Business Today
Loading...

Coronavirus outbreak: 3 inevitable changes COVID-19 pandemic will bring about in the world order

Once the menace of COVID-19 pandemic is over, a new ecopolitical order will emerge which will be more focussed on human development, infrastructure around health and education, climate preservation and most importantly on people

Hari Hara Mishra | May 6, 2020 | Updated 23:27 IST
Coronavirus outbreak: 3 inevitable changes COVID-19 pandemic will bring about in the world order
Many changes are inevitable in the global order, philosophy towards life, and economic doctrines post COVID-19 pandemic

It is almost clear now. COVID-19 is not just a pandemic or a health threat. Nor is it all about livelihoods. Its implications are going to be far wider in redefining many things in life, which we had been indoctrinated to take for granted. Many changes are inevitable in the global order, philosophy towards life, and economic doctrines.

First, let us turn to global order and institutions. Post-World War 2, for bringing in an institutional framework, the United Nations Organisation (UNO) was created by an executive body within the Security Council with permanent 5 members, representing the 5 dominating countries of the time.

It was followed by the creation of various multilateral organisations including the World Health Organisation (WHO). In the financial sector, the World Bank was formed for developmental assistance, and an International Monetary Fund was created for liquidity and exchange coordination.

Also Read: Coronavirus: IMF says world economy headed towards 'severe recession' in 2020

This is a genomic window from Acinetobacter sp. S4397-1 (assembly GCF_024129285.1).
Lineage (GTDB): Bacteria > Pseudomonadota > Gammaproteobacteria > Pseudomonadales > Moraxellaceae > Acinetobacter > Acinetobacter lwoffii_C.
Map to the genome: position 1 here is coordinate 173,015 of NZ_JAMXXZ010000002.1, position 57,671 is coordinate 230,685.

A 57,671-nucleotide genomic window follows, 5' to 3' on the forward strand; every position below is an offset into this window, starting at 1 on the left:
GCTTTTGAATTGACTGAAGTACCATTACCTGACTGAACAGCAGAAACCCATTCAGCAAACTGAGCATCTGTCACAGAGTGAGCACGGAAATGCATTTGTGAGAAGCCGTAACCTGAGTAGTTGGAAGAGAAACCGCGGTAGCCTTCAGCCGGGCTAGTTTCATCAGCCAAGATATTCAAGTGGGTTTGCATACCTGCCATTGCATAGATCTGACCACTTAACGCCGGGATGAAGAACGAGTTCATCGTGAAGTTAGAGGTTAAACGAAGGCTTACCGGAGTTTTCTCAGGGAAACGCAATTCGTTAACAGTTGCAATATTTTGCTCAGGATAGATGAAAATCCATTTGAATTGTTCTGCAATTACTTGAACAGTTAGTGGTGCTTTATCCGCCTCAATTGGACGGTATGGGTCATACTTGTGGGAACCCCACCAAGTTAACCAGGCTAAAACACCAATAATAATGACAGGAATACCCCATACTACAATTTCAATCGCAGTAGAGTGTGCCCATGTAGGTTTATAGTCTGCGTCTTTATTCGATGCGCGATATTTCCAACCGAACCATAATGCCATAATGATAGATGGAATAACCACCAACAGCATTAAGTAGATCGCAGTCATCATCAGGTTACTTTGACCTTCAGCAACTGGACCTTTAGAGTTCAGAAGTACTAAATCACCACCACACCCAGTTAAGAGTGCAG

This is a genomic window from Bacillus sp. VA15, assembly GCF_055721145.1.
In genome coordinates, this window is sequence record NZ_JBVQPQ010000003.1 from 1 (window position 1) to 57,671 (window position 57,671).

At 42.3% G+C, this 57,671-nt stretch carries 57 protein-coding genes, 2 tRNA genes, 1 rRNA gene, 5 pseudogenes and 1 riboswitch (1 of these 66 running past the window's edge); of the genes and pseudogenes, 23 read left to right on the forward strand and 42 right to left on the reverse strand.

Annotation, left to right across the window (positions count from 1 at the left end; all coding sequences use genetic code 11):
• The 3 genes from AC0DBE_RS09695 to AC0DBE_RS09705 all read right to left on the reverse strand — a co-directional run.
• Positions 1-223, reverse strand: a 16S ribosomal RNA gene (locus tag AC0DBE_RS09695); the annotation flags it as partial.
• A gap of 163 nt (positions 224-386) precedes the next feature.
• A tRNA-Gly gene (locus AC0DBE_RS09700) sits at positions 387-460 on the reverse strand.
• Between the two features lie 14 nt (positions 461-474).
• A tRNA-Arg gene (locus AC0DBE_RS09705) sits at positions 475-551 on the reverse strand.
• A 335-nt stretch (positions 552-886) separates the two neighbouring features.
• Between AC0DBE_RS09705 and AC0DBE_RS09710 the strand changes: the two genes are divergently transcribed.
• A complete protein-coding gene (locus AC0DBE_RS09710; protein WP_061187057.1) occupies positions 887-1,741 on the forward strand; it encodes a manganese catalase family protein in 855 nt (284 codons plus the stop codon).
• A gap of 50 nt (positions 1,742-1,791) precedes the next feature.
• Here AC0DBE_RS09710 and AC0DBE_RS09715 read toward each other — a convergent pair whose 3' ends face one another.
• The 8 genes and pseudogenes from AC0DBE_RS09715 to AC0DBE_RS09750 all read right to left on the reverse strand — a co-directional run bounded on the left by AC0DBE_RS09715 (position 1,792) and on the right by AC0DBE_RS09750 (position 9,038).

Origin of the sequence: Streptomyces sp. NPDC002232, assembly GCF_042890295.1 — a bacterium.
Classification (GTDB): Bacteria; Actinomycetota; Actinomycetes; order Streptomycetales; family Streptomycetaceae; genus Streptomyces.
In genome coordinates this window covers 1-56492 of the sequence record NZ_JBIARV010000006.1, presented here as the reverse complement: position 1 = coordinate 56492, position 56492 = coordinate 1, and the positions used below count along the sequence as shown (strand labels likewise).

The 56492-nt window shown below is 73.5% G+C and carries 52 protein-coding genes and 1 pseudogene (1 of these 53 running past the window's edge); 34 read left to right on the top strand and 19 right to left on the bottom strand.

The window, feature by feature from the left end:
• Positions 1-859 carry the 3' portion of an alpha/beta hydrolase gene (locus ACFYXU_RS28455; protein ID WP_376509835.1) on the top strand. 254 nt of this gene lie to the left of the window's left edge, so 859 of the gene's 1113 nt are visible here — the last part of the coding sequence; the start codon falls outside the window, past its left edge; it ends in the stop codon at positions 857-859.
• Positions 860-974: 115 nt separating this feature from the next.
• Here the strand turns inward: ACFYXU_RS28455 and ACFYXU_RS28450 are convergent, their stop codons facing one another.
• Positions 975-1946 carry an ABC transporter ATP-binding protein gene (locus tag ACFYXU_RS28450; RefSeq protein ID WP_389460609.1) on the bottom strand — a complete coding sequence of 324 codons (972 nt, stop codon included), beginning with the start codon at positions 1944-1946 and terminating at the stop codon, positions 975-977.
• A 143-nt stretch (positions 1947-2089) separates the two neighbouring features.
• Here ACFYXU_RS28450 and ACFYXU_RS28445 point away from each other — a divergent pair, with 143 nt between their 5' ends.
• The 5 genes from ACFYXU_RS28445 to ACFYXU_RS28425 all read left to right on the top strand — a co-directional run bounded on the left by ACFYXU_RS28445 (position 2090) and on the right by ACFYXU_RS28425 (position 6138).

There were other bodies like the International Labour Organisation (ILO) for labour, World Trade Organisation (WTO) for trade and tariff etc and many more like UNESCO, UNICEF, UNCTAD, etc.

Most of these had already suffered a huge decline in influence and effectiveness considerably after emergence of the USA as the only superpower, and these were mostly reduced to debating clubs and research institutes.

Might is right, and the mighty US was seen as the natural arbiter of the world order. This dichotomy is manifested as the world is under COVID-19 pandemic with global health emergency and the one institution, WHO, which should lead the world in this fight, is itself under existential threat by the virulent attack on it by the US with chopping off funding support.

Many world bodies, institutions, and initiatives like climate change have been relying on support from the US and have been side-lined by the country. But what has come to the fore now, is growing irrelevance of even the US in leading the world, as it has been hit the most by the current pandemic.

The world order of the 1950s was built on the assumption that a third world war would be catastrophic and the architecture was built to have safeguards in conflict-like situations.

Also Read: World Bank says coronavirus severely disrupted Indian economy, pegs FY21 growth at 1.5% at worst

70 years later, it has been proved that a biological virus can be more devastating than a military conflict. Fear is now proximate, not of a distant enemy warrior.

Today it may be a biological virus, tomorrow it could be a computer virus with still more devastating effects. It might sound like fiction today. But as we have found recently, thanks to COVID-19, facts could be more chilling and gripping than fiction.